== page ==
The search functionality of FrogFind is basically a custom wrapper for DuckDuckGo search, converting the results to extremely basic HTML that old browsers can read. When clicking through to pages from search results, those pages are processed through a PHP port of Mozilla’s Readability, which is what powers Firefox’s reader mode. I then further strip down the results to be as basic HTML as possible.
FrogFind is a clever and incredibly useful search engine if you like to play around with old, outdated hardware with terrible browsers. It makes a lot of the web accessible, fast, and usable on my old Palm devices, for instance, but truly anything that at least has a browser should work just fine.
There are quite a few old and unmaintained platforms out there that cannot access the current web anymore, but tools like FrogFind address this problem in a very usable way. It’s the creation of YouTuber ActionRetro, an excellent YouTube channel with tons of awesome vintage Mac (and other platforms) content.
This is interesting, but it seems to have problems with basic images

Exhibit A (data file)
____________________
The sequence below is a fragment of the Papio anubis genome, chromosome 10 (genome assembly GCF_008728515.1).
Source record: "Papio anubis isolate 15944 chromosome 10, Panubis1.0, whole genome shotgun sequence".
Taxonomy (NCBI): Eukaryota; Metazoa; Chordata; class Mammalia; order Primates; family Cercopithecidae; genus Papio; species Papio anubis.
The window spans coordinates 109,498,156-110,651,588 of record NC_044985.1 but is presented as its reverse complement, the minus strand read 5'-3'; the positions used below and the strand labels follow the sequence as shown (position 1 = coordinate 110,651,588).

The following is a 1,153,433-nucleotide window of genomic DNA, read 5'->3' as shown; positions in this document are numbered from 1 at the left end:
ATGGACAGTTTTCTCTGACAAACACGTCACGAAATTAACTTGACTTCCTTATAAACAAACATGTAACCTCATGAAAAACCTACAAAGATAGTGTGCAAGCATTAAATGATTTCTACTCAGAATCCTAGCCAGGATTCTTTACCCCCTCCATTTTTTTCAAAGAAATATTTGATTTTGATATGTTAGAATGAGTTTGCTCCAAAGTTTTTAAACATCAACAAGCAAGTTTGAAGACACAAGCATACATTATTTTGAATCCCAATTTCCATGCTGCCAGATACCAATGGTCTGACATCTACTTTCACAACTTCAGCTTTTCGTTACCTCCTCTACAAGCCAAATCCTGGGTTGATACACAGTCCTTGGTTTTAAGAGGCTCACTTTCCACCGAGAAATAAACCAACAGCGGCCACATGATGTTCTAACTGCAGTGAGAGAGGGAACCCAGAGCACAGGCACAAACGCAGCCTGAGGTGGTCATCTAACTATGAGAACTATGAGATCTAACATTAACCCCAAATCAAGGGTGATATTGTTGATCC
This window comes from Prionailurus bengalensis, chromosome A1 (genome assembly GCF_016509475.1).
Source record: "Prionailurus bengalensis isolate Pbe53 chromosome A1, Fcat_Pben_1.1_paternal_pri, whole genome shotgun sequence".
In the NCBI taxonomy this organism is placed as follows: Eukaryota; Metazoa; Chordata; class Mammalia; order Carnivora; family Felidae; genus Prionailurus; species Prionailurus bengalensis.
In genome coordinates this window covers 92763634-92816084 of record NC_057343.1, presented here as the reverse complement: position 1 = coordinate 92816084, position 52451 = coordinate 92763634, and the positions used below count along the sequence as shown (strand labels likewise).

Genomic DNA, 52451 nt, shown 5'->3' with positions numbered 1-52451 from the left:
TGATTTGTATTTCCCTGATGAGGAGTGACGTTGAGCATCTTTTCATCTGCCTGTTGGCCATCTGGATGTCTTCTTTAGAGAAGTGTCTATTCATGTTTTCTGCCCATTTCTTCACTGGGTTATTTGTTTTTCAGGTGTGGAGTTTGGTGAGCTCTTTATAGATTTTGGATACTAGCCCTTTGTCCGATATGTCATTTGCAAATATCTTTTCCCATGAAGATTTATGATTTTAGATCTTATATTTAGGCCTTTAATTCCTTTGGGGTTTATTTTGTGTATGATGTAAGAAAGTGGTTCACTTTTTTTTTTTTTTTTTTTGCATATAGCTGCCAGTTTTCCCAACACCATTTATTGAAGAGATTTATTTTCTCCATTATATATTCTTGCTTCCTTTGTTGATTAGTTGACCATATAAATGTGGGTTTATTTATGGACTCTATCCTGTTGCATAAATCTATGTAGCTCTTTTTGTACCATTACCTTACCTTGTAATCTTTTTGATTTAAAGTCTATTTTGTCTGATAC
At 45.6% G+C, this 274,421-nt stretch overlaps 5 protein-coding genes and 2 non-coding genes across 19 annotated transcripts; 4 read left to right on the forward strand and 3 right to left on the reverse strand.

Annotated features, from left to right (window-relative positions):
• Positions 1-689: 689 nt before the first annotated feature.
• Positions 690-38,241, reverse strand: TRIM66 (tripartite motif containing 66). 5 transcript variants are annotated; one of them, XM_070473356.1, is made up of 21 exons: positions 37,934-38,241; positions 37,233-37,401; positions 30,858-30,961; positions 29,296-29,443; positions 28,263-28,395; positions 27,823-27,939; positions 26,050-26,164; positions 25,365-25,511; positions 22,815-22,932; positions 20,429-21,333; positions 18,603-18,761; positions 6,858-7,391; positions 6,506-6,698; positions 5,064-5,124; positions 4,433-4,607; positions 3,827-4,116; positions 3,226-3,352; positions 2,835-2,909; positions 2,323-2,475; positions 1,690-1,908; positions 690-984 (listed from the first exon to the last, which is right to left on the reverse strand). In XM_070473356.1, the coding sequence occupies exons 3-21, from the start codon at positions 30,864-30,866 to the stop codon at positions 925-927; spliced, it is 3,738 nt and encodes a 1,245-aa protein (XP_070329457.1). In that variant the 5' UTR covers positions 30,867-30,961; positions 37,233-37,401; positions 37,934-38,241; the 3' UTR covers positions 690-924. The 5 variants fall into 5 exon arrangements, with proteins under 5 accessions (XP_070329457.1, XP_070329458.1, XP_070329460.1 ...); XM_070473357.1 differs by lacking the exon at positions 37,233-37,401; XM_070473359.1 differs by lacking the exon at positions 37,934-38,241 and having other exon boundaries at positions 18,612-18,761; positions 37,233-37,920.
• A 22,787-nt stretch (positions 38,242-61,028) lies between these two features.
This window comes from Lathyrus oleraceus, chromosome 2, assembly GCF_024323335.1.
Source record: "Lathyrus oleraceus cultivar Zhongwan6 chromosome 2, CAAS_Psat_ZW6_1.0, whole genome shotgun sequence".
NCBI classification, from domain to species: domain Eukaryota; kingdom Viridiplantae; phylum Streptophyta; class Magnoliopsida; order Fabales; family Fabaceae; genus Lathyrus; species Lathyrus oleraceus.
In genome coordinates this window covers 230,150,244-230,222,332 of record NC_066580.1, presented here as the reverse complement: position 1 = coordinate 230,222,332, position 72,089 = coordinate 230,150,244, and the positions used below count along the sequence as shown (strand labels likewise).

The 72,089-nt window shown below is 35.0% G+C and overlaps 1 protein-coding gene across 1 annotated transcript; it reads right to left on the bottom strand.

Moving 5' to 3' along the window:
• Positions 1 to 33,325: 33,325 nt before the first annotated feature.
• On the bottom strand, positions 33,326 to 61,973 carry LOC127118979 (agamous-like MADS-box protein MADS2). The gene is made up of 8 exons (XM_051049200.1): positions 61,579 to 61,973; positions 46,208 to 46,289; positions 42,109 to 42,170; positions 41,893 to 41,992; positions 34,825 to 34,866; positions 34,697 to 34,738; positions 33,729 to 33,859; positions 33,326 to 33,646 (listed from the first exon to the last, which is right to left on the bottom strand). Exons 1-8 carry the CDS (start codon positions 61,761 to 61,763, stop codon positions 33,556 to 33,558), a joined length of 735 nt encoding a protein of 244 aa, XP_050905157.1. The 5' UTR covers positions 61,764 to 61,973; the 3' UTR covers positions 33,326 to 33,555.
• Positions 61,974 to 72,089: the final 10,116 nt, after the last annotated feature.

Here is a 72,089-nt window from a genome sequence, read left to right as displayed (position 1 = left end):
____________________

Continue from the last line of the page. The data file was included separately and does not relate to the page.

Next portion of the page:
Huh. Funny how coincidences come up some times.
I’m currently poking at a similar “bake Readability into a server to on-demand reformat content” idea too.
Mine is to have something similar to miniserve but instead heuristically turning a folder full of arbitrary HTML, PDF, EPUB, DOC, DOCX, ODT, RTF, TXT, etc. files into an eReader app with at least a minimal library view.
(The intent being so I can just fire it up on my LAN, tap a bookmark or scan a QR code, and use any mobile device with a browser, including the hand-me-down iPhone I have for website testing, as a way to read eBooks without having to worry about inconsistencies in format, app UI, or how to bookmark my recent document history and scroll position within a given file as I move from device to device.)
Interesting, I’ve thought of setting up squid on my 0wn home network and sharing the config around to retro sites for using old computers to browse. One of the issues with most sites, is they force https (both a good and bad thing), and decrypting SSL even on a 68060@50mhz is slow…
But what about proxying https websites via http? Vintage computers can’t access most modern HTTPS websites 🙁